- Indirectly, with one or more intermediaries included.
The option you should choose mainly depends on the size of your business.
Usually, smaller companies opt for direct distribution channels, such as:
- Retail store sales,
- Door-to-door sales,
- Telemarketing sales, or
- Direct online selling (via websites or social media channels).
On the other hand, larger companies often use more complex, indirect distribution channels, such as:
- Manufacturer—retailer—customer sales, or
- Manufacturer—wholesaler—retailer—customer sales.
Now, let’s further explain it with an example:
- You’ll probably have a successful product launch if you choose to sell shoes in a retail store where people can actually try them on.
- In contrast, you’re much less likely to drive sales by selling, for example, educational courses, trips, or software — in retail stores. In this case, it’s better to use e-commerce.
Step #8: Execution stage
After all the pre-launch preparation steps have been conducted, it’s time to proceed to the execution stage.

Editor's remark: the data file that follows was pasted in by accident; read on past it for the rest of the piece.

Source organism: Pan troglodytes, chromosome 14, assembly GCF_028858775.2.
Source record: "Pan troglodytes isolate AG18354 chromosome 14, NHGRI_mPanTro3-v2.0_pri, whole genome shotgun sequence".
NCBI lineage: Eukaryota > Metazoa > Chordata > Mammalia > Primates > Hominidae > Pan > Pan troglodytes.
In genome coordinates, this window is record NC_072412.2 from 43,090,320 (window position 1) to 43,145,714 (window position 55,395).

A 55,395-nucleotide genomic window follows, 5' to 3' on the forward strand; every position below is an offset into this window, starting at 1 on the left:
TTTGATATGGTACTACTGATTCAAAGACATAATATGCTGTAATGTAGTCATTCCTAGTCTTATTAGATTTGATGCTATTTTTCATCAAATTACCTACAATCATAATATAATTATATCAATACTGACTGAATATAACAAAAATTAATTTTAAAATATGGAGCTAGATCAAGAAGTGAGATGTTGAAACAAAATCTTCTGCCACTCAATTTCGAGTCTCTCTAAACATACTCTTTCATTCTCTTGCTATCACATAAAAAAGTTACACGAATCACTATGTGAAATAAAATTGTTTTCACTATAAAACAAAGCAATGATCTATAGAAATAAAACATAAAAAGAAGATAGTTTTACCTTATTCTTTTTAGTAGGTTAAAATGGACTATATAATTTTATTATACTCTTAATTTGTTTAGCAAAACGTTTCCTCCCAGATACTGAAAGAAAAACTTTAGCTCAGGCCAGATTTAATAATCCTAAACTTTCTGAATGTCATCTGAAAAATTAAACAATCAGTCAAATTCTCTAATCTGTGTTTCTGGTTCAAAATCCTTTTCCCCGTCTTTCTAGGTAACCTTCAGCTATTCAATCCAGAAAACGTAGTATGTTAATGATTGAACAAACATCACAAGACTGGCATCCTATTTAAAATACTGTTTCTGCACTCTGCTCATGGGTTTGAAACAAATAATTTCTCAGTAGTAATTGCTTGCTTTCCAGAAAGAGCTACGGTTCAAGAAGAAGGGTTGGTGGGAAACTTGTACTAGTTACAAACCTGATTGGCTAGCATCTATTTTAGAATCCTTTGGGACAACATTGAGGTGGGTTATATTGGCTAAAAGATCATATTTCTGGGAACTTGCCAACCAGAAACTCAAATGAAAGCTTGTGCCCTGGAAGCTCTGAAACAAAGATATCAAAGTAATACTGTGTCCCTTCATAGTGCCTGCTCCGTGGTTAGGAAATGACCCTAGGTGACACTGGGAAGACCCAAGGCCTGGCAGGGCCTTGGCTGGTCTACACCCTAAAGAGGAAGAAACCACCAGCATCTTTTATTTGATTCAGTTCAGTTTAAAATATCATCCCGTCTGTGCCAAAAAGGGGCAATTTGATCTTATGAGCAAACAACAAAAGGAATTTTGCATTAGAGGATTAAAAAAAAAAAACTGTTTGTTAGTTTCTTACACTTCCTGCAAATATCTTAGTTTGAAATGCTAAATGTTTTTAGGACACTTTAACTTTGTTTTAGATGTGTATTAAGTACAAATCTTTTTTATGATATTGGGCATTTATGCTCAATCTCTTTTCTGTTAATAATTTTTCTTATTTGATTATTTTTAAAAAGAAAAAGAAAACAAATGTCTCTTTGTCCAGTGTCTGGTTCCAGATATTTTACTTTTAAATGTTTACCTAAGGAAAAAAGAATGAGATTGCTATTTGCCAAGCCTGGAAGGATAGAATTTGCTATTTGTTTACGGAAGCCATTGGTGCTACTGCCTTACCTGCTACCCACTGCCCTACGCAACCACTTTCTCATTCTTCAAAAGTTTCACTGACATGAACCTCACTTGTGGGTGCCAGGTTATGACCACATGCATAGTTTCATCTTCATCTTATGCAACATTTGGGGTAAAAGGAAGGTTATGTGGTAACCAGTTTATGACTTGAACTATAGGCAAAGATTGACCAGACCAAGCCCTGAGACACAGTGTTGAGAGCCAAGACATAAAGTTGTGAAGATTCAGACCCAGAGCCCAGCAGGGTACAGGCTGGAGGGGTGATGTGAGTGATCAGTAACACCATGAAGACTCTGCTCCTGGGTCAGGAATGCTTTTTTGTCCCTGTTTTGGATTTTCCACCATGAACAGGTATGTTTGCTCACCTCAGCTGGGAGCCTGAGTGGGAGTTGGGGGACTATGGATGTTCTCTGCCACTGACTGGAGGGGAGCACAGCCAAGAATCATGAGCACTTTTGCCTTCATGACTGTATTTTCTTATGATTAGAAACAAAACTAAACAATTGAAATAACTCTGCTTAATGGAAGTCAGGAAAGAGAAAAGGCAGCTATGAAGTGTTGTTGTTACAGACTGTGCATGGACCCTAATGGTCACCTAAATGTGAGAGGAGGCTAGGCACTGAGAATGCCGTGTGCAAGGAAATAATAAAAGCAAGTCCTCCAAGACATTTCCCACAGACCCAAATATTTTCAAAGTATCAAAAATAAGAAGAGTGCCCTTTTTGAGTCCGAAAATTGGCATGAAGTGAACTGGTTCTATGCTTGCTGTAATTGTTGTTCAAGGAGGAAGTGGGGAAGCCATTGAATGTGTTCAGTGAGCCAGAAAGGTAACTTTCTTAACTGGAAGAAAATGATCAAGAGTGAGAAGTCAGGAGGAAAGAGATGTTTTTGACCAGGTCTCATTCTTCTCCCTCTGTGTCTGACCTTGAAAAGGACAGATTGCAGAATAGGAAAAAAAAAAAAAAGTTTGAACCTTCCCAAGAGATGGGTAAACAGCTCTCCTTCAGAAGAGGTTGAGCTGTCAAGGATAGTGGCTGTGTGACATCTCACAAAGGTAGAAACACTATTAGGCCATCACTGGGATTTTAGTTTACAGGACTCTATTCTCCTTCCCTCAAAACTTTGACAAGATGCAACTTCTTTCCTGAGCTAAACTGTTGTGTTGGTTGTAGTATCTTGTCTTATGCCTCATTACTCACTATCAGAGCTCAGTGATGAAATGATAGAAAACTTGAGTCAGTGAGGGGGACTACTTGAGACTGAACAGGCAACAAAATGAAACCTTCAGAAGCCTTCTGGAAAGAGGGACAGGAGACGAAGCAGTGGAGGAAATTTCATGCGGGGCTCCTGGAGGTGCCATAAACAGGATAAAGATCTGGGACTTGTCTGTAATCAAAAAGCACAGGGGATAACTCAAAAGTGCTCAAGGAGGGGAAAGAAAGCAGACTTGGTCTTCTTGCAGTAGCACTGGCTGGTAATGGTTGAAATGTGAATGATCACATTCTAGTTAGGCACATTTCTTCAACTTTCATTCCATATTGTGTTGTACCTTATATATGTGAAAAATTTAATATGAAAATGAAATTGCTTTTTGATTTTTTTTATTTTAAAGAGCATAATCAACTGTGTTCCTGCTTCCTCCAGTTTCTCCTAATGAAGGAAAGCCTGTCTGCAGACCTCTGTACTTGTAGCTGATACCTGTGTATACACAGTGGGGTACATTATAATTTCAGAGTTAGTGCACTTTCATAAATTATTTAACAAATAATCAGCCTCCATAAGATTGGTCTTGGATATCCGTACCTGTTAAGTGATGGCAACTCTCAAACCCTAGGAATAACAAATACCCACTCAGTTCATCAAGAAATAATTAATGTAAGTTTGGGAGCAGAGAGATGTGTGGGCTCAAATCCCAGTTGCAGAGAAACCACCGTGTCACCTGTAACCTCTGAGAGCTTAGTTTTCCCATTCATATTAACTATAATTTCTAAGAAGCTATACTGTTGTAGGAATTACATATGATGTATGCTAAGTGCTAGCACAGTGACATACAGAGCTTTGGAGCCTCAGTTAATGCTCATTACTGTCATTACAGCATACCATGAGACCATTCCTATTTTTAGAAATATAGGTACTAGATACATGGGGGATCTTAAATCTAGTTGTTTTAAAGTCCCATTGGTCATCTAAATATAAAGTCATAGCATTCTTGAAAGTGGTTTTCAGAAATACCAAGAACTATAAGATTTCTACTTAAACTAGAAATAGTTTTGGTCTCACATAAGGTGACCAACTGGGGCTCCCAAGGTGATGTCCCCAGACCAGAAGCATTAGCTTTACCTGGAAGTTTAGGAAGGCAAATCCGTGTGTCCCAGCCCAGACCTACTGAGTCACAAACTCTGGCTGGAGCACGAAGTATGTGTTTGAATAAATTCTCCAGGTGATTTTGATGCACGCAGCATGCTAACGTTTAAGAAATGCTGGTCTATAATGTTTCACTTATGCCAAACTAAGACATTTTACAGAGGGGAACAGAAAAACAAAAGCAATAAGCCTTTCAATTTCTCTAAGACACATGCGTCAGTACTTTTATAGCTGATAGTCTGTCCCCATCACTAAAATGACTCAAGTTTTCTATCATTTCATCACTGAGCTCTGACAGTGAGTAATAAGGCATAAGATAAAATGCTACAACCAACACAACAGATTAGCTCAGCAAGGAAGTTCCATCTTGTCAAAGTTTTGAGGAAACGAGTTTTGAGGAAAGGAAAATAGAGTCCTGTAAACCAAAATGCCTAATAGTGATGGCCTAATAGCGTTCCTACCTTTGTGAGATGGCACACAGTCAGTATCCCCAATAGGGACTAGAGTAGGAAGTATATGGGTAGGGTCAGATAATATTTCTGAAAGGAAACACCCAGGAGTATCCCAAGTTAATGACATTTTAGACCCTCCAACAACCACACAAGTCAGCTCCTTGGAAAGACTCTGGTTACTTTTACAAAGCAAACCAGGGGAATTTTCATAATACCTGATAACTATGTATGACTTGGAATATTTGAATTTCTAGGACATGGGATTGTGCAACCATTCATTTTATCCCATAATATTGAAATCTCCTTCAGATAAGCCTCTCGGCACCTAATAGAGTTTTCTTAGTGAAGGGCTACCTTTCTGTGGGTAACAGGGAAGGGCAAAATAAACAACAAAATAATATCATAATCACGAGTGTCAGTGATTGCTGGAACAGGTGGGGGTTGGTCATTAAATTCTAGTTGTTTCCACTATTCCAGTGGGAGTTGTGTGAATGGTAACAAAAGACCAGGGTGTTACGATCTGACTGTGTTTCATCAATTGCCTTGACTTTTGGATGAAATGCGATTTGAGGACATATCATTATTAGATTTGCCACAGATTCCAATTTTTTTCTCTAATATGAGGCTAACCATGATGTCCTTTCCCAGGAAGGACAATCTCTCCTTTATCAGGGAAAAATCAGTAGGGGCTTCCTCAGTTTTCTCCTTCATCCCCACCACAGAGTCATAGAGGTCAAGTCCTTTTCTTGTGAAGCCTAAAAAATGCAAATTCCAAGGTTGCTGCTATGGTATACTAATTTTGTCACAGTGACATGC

Product launch execution includes both the launch day and the days and weeks to follow.
The moment the product is launched, you should focus on maintaining the excitement about the release for as long as possible — usually by means of marketing.
For example, a proven way to maintain excitement during the product launch is to use social media.
Here are some marketing tips to help you at the execution stage of a new product launch:
- Reply to comments on any posts mentioning your new product to increase the reach and show that you listen to your customers and care about their opinions.
- Contact the influencers as they’re great at digital storytelling — plus they’ll help you spread the word about your product by reaching wider audiences.